It’s a dam shame.
There are plenty of private sector dams in the U.S., but the biggest are federal government projects, like those on the Columbia and Colorado rivers. These government-run outfits aren’t “free,” though. Indeed, they often prove to be good examples of typical government operations, providing special favors to some people at the expense of others.
Take the Hoover Dam, cherished as the nation’s highest symbol by MSNBC’s Rachel Maddow. The dam supplies water and electricity to Las Vegas, Nevada — at cut rate prices. A typical family in Las Vegas pays half for water what the same family would pay in Atlanta, Georgia, despite the fact that Atlanta gets 13 times more precipitation. These cheap rates have predictable consequences — overuse, for one. Which then leads local water authorities to foist on consumers some heavily intrusive conservation rules.
Andrew Wilson, in a report for the Property & Environment Research Center, writes that “A market-ready solution for Las Vegas water,” though not often talked about, would have far fewer negative consequences. And it’s not a difficult idea as such: “discard the historic cost-based pricing model and move instead to a pricing system that recognizes the scarcity value of water.”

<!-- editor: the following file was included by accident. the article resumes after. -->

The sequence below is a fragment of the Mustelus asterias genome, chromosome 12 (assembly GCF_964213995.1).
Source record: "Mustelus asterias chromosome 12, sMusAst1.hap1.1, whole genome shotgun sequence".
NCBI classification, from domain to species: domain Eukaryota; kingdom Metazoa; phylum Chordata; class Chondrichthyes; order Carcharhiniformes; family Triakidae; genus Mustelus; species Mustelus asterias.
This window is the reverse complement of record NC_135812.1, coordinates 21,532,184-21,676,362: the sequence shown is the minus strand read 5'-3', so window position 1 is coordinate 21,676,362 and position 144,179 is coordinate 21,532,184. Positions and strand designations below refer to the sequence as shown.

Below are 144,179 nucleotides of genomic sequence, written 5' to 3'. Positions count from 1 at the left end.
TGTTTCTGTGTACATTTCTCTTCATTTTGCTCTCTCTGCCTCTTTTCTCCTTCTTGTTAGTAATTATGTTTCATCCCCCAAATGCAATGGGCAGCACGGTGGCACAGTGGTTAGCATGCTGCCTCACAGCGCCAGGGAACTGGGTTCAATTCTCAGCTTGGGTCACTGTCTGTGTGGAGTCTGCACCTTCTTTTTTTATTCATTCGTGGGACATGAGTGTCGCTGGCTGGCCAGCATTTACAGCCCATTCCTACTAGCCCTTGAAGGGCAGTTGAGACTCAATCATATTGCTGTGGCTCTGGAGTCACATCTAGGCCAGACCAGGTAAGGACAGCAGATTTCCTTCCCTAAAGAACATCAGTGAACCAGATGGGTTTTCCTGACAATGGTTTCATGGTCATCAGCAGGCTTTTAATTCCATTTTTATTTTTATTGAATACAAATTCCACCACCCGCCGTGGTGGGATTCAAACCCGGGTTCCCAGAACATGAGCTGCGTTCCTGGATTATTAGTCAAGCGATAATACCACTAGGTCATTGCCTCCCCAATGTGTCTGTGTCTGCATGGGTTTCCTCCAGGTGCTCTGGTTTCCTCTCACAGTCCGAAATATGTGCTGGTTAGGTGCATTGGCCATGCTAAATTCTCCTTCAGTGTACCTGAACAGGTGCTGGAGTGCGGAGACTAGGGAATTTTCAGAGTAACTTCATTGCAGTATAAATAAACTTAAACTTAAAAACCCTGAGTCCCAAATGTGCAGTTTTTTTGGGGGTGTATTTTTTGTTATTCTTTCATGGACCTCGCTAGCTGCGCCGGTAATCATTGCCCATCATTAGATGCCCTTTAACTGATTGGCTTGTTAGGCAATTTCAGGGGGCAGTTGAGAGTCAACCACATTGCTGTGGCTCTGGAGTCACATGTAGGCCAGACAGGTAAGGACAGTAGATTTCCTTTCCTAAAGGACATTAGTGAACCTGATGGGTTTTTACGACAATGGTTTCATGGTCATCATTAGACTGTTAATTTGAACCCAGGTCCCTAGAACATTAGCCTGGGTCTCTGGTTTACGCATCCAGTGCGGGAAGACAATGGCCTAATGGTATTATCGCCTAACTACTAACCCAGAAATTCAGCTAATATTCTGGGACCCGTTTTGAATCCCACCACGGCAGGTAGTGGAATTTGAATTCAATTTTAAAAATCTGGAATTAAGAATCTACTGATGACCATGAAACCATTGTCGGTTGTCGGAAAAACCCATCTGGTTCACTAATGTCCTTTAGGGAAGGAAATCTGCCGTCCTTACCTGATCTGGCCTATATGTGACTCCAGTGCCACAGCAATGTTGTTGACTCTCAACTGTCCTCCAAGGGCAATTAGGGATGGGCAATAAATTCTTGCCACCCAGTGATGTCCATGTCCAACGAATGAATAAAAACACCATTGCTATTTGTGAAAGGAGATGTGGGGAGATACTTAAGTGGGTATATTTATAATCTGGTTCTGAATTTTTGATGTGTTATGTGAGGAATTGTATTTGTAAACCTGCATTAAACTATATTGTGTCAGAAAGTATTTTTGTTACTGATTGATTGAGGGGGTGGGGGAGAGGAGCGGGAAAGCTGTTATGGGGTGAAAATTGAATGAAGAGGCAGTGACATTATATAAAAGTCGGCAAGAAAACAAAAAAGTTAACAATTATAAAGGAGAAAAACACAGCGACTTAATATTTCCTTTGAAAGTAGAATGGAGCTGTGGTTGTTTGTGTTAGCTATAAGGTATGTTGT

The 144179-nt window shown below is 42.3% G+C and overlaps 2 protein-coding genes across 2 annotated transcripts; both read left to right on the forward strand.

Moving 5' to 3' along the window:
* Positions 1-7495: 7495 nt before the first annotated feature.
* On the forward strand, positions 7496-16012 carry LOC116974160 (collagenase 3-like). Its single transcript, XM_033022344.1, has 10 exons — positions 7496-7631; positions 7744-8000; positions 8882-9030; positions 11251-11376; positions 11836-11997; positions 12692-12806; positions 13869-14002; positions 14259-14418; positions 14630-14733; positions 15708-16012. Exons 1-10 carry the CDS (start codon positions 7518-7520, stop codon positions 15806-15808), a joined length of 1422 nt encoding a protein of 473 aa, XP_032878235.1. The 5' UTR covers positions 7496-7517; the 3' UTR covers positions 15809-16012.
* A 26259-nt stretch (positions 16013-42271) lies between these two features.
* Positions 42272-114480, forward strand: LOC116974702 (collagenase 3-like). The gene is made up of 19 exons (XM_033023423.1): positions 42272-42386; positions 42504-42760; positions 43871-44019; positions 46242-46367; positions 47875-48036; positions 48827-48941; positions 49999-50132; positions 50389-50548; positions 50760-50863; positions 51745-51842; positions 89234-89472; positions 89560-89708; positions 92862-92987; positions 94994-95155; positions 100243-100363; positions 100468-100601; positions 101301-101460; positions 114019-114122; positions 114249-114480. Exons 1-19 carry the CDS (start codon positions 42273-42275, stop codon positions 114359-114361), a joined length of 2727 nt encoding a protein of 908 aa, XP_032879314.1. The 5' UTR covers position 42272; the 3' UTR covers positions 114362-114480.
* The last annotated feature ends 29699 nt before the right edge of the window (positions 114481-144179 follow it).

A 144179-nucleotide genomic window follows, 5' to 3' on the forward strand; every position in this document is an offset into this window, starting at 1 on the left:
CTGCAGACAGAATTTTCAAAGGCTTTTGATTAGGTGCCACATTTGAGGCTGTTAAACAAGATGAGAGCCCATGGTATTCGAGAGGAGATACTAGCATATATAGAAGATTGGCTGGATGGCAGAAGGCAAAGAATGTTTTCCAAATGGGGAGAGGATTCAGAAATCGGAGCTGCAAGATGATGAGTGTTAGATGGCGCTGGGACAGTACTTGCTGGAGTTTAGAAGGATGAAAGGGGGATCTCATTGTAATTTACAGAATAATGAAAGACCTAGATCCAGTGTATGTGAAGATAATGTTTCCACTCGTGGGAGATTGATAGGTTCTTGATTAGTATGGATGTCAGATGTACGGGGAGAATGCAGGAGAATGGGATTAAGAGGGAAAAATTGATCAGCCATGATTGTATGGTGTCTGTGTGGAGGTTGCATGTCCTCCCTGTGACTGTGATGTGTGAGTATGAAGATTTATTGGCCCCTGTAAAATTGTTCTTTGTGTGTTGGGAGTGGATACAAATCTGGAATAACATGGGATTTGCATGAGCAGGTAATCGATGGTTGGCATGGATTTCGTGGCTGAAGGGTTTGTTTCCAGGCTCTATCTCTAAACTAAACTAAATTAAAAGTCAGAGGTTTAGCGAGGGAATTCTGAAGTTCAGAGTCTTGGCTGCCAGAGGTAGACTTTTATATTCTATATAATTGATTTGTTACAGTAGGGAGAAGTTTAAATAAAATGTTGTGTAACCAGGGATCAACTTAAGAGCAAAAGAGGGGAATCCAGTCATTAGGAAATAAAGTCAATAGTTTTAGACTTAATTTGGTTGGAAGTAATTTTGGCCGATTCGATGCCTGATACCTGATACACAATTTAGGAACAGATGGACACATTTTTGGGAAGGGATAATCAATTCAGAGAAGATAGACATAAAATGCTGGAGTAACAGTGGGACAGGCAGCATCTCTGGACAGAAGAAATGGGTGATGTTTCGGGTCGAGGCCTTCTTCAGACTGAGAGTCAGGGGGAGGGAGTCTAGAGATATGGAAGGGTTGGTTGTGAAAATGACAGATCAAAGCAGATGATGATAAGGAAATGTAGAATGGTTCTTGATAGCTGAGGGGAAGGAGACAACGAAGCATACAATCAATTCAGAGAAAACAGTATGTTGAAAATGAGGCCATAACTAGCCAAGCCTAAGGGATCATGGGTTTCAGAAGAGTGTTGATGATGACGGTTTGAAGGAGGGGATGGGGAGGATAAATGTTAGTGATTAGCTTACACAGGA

Raising the prices for water and electricity to Las Vegas (and, for that matter, electricity to favored Bonneville Power Administration customers in the Pacific Northwest — along with many other federal government “business” products) would not only help forestall shortages and draconian lawmaking, it would be equitable. There’s no reason for the rest of the country to be, in effect, subsidizing Sin City.
Or any other city.
This is Common Sense. I’m Paul Jacob.